We almost never see ourselves the way that others see us.
Sometimes that’s a good thing. I have a strong resting bitch-face, and I’ve been told on numerous occasions I’m intimidating. Actually, no, I’m usually thinking. What am I saying? I’m always thinking about something, good or bad.
People who barely know us take one look and either ignore us or make a snap judgement. Think about it. When was the last time you heard a mother yell at her child in public? Did you make any automatic assumptions about her? I used to…until I had children of my own to yell at, lol.
People who know us quite well – and who love us – see something that we don’t often see. When I look at John Brownstone I see pure strength, even as emotion overtakes him, a rarity for sure. I also see a handsome, loving, amazing man who I may or may not have dubbed “cute” the other day.
I think I know what he sees in me, and, after a lot of years of introspection, I see some of that in myself as well.
All that should matter in life is how we see ourselves. The problem is that few people see themselves as they really are.
The arrogant assholes of the world would say they see nothing wrong with who they are and how they act. Even as they stomp across the rest of us.
The meek would probably say they’re nothing special.
Those with low self-esteem often say they’re unworthy, unnecessary, and unloveable.
There are many with a good self-image who know themselves well and acknowledge what is both good and bad about them.
So is it really about our own self-image and how see ourselves? Or is it what we put out into the world and have reflected back at us?
Do we focus on our own self-image or what others see in us?
I know the right answer is technically “Both.” But it’s damn difficult. It takes brutal honesty with yourself to step back and see yourself as you really are. We’re taught we shouldn’t focus on the negative about ourselves, but sometimes that’s the best way to grow and change – even as we acknowledge and celebrate the good.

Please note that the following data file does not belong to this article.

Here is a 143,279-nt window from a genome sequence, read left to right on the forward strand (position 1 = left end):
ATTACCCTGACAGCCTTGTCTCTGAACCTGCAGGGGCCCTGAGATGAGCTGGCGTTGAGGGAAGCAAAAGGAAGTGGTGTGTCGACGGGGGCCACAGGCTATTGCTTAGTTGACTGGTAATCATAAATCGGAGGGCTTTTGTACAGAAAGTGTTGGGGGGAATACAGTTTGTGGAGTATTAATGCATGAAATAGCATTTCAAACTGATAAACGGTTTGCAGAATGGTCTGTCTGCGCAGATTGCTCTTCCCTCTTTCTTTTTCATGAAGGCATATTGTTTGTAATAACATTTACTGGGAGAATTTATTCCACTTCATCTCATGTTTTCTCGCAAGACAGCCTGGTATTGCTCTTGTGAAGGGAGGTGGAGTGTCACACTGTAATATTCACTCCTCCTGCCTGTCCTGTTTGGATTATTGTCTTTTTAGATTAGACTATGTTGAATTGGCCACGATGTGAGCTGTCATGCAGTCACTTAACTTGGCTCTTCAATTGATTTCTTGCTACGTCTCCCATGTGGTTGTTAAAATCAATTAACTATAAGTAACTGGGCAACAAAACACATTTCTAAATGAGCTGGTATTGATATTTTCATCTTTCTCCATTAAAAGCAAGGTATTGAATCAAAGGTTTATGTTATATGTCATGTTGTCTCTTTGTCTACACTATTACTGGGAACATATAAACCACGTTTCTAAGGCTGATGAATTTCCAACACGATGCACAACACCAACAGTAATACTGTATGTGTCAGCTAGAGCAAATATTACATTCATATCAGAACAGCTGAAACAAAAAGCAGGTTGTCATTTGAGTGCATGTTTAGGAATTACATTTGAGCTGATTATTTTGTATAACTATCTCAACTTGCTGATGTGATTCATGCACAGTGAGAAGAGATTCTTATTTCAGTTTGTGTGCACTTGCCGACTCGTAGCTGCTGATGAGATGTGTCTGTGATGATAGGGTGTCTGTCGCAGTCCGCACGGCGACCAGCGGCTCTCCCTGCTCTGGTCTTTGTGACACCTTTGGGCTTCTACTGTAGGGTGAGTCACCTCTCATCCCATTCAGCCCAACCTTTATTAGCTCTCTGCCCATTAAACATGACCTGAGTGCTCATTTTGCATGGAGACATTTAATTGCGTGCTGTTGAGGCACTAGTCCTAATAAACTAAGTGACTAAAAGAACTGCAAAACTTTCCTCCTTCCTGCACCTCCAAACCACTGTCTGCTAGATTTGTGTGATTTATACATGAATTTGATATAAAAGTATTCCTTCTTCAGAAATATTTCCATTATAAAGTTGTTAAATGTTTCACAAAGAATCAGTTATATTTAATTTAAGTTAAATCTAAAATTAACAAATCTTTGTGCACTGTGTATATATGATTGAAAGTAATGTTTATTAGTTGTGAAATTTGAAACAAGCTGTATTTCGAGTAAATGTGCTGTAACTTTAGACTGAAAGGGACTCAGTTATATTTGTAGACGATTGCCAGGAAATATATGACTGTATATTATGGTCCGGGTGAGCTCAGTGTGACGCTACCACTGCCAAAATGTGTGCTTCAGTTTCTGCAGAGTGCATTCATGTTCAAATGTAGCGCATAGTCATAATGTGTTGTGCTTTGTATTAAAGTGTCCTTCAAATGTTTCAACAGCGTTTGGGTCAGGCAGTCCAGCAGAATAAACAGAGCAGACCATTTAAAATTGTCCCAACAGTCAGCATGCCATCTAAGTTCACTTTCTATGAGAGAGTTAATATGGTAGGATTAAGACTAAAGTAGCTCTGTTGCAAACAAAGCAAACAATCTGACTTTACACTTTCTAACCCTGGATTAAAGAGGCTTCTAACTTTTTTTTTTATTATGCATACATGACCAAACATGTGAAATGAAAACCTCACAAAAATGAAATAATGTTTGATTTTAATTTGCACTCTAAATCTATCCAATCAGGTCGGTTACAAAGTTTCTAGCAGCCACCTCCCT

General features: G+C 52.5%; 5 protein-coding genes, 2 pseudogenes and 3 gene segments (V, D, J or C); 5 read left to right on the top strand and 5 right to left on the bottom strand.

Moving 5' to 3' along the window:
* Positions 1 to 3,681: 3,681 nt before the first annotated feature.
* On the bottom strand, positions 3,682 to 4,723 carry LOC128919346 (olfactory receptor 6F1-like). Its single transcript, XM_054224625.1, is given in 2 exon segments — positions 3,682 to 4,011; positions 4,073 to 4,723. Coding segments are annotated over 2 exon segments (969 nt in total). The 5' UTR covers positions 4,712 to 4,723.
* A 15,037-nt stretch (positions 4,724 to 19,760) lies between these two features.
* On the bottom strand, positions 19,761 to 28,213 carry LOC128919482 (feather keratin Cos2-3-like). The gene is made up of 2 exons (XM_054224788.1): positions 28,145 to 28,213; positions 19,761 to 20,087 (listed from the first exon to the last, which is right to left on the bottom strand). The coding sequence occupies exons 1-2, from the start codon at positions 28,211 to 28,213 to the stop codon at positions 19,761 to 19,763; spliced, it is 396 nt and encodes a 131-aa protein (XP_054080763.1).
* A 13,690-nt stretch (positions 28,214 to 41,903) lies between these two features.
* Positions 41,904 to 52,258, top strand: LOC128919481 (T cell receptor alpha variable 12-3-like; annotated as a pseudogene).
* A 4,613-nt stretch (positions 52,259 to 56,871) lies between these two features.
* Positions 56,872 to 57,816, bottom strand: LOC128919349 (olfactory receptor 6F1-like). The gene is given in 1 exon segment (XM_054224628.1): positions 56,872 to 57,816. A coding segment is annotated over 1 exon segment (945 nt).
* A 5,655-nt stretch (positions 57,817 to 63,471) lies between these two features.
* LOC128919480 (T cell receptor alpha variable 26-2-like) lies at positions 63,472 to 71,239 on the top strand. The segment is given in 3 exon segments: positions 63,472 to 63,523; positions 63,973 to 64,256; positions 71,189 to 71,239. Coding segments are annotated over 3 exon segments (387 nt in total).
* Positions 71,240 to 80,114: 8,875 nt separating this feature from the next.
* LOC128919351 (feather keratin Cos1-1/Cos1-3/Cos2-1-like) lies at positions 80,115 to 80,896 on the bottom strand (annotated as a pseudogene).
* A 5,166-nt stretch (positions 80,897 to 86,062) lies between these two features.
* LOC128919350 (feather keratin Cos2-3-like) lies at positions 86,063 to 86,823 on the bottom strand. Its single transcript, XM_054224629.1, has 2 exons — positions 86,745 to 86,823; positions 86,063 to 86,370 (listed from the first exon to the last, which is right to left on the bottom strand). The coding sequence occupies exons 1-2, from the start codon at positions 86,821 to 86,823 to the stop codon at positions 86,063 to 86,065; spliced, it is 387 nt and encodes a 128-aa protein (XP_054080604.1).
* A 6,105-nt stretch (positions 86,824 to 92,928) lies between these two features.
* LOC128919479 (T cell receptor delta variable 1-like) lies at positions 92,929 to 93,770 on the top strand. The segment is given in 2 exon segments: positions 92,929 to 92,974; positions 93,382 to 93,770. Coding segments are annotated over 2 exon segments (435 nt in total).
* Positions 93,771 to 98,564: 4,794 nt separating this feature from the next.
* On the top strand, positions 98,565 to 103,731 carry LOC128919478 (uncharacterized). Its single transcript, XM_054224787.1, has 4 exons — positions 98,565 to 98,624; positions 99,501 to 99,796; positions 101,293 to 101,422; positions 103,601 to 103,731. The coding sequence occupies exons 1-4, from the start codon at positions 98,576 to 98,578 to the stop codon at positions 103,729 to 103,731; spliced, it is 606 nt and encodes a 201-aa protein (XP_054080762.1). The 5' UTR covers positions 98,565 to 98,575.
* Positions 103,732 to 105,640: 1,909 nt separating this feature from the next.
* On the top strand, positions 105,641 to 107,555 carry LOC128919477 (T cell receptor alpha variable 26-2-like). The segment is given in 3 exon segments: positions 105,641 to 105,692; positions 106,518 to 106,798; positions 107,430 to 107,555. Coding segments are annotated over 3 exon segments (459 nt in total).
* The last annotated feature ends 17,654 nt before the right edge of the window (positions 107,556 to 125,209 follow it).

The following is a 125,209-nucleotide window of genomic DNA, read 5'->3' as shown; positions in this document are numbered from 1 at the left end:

In the question of self-image, I have zero answers.
At the age of 35, I see myself more clearly and know myself better than at any other time in previous years. I know who I am and what I do. I genuinely like all of who I am – even the parts I’m working to improve. For me, it’s less important to talk about what I like (or don’t) or why I think I’m great (a good activity for those with low self-esteem).
What’s most important is that I live my own truth with the understanding that I don’t have all the answers, there’s plenty left to learn, and a willingness to admit that not everyone will think I’m great. I think if more of us had a similar self-image and self-knowledge about who and what we are, the world would probably be a much better place.
Welcome to Wicked Wednesday! The prompt this week is “self image.” Not sure I made much sense with this one, and since nothing sexy came to mind, I went with the rolling, rambling thoughts jamming traffic in my head. Click that little image below and go see what others are writing this week.